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The paved portion of Duluth’s famed Lakewalk in Canal Park is clear and open again after Lake Superior storm waves buried it with dirt, rock and debris in late October.

A hulking chunk of sidewalk that washed out near the Great Lakes Aquarium has been leveled and paved, clearing the route for people to walk to Bayfront Park for the upcoming Bentleyville holiday light display.

Farther up the shore, officials expect to open a road at Brighton Beach soon, after patching it with temporary pavement.

The whopping waves that battered Duluth and much of Lake Superior’s North Shore on Oct. 27 left municipal workers, business leaders and homeowners busy last week assessing damage and making repairs.

The waves ate away at sand dunes along Park Point and shifted riprap along Canal Park and other points. They raised already-high water levels even higher, flooding parking lots and basements.

“The wind pushes the water to a higher elevation, so the groundwater … table does move up and down with the lake pretty quickly,” said Jim Benning, the city’s director of Public Works and Utilities.

Although the paved portion of the Lakewalk is open in tourist-popular Canal Park, a wooden boardwalk next to it will need to be repaired after sections of it were washed off their base. Workers collected the wood so it can be reinstalled.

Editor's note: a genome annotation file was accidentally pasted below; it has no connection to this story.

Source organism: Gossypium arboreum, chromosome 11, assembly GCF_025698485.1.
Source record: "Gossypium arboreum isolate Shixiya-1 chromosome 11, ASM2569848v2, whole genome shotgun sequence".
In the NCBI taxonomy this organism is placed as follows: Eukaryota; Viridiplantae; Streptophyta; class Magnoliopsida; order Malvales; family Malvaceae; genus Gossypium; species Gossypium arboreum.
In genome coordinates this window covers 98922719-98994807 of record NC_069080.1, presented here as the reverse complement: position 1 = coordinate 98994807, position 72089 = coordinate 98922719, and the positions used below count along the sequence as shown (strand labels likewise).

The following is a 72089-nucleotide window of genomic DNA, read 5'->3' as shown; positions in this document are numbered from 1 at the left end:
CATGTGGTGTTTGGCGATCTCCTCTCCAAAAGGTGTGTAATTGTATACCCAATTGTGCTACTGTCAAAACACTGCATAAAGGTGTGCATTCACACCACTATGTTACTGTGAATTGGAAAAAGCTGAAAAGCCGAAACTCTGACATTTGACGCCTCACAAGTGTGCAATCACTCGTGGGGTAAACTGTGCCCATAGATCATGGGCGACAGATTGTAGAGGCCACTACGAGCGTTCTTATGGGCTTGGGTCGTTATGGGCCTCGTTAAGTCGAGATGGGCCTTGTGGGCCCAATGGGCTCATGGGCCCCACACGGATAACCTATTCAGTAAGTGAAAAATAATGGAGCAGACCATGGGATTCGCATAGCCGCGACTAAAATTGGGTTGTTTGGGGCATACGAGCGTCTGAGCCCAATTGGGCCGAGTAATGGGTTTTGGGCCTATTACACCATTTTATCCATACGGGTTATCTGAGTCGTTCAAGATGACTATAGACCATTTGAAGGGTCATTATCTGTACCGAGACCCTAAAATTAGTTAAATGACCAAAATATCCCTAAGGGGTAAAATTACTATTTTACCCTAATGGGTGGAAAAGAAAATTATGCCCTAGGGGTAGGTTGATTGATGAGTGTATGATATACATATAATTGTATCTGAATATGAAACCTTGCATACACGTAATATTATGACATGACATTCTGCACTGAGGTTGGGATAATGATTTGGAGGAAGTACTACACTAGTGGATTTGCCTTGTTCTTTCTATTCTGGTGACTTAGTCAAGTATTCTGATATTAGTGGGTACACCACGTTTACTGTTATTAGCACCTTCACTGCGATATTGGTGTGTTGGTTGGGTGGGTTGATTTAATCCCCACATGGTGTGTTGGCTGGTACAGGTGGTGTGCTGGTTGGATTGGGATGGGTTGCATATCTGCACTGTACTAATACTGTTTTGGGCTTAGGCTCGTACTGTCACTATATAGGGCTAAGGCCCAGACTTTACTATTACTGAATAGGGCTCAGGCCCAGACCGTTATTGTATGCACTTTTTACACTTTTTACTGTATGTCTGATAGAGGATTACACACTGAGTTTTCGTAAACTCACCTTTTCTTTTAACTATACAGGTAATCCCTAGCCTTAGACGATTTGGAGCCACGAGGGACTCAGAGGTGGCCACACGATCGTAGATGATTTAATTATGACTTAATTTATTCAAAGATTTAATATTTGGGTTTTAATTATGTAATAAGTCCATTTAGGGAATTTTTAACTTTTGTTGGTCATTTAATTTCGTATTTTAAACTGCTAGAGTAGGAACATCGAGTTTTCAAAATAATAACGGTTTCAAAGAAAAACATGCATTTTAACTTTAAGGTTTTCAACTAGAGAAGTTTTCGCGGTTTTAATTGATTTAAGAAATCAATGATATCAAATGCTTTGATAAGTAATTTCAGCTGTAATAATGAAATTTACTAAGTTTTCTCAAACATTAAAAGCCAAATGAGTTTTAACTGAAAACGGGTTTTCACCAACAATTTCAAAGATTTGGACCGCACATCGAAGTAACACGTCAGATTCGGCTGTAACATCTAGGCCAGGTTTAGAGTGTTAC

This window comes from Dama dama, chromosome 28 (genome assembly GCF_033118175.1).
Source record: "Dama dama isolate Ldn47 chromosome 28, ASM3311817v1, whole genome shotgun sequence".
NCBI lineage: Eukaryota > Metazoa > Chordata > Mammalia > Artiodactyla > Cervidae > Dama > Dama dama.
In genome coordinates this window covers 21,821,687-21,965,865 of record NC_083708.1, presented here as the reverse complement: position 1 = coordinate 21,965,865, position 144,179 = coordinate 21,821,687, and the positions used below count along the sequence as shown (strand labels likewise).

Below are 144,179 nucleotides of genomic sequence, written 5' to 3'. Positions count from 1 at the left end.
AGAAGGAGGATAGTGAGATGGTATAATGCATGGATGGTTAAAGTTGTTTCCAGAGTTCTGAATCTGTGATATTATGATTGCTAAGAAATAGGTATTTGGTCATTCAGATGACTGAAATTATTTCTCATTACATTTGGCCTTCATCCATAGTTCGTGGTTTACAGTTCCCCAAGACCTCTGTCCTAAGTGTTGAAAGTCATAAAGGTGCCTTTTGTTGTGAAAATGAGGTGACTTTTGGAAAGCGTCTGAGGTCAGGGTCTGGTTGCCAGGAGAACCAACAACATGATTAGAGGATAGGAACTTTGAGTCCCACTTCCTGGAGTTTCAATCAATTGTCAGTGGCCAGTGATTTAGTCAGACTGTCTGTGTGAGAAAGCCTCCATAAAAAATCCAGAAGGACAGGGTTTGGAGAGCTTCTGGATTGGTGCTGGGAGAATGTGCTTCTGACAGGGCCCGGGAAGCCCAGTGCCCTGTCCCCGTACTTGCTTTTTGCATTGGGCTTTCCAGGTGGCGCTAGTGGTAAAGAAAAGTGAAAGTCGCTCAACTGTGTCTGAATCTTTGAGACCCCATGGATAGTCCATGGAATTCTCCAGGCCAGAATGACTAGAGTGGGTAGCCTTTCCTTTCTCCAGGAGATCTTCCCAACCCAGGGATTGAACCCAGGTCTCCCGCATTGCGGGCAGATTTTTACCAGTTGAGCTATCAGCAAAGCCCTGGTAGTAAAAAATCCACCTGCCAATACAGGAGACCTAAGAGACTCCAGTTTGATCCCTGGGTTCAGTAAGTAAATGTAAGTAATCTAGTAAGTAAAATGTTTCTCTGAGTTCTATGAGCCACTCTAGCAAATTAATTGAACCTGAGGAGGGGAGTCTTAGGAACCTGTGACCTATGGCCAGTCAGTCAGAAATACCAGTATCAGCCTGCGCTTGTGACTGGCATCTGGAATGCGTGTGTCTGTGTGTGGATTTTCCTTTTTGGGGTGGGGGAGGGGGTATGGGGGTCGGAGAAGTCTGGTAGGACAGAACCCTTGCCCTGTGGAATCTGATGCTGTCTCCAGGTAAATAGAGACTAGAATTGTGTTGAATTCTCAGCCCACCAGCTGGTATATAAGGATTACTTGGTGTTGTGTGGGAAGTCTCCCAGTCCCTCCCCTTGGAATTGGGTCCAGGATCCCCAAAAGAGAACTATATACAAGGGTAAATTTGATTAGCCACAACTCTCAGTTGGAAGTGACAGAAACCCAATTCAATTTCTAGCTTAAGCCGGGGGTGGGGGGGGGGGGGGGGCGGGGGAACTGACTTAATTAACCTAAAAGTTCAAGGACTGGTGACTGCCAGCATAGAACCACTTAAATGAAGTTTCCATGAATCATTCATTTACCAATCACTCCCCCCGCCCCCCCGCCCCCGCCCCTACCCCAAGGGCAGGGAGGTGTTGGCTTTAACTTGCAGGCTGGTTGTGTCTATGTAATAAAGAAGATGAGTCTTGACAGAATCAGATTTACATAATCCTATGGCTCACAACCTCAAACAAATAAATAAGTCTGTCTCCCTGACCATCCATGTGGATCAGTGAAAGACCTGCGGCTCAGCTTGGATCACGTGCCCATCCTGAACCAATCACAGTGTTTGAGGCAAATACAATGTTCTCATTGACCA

The threshold for state emergency aid to government entities is just over $368,000, Benning said. With a damage estimate on Friday coming in at about $2.5 million, that threshold should be met easily.

But even if state aid isn’t granted, Benning said the city will make repairs.

“We have to restore the Lakewalk,” Benning said. “It’s what people come to Duluth for.”

The city may put in temporary protection when replacing riprap or other water protective barriers, he said, “because we still have the gales of November coming in and then whatever else might happen in the spring before we can get to full restoration next summer.”

Lake Superior was just 2 inches short of its record high-water level in September and had already been eroding shorelines and seeping into basements. Residents and business owners along the shore worried about November, a month known to bring strong winds and storms. They had hoped the water levels would recede before then, as they traditionally do.

Instead, waves of historic proportions came in October.

Grandma’s Saloon & Grill near the historic lift bridge closed for a day. With up to 18 inches of water in the old building’s stone basement, managers worried about problems with electricity and other utilities.

Closing on a Friday took a big bite out of business; it is typically the second busiest day of the week and makes up about 25 percent of revenue, said Brian Daugherty, president of Grandma’s Restaurant Co.

Daugherty said it was a storm unlike any he’s seen in more than 40 years of working on Canal Park.

“It’s an amazing demonstration of power,” he said, describing giant waves crashing over the top of the pier to the lighthouse, submerging the walkway more often than not. “I quite frankly had never seen the waves that high before.”

Up the shore, the historic Glensheen mansion turned to crowdfunding to raise $5,000 to rebuild a temporary barrier wall that was protecting the inside of its boathouse. Large chunks of its shoreline are now missing, too. Some chunks are resting 20 feet from the shoreline. The long-term fix — rebuilding a missing pier to break the waves — is projected to cost just over $4 million.

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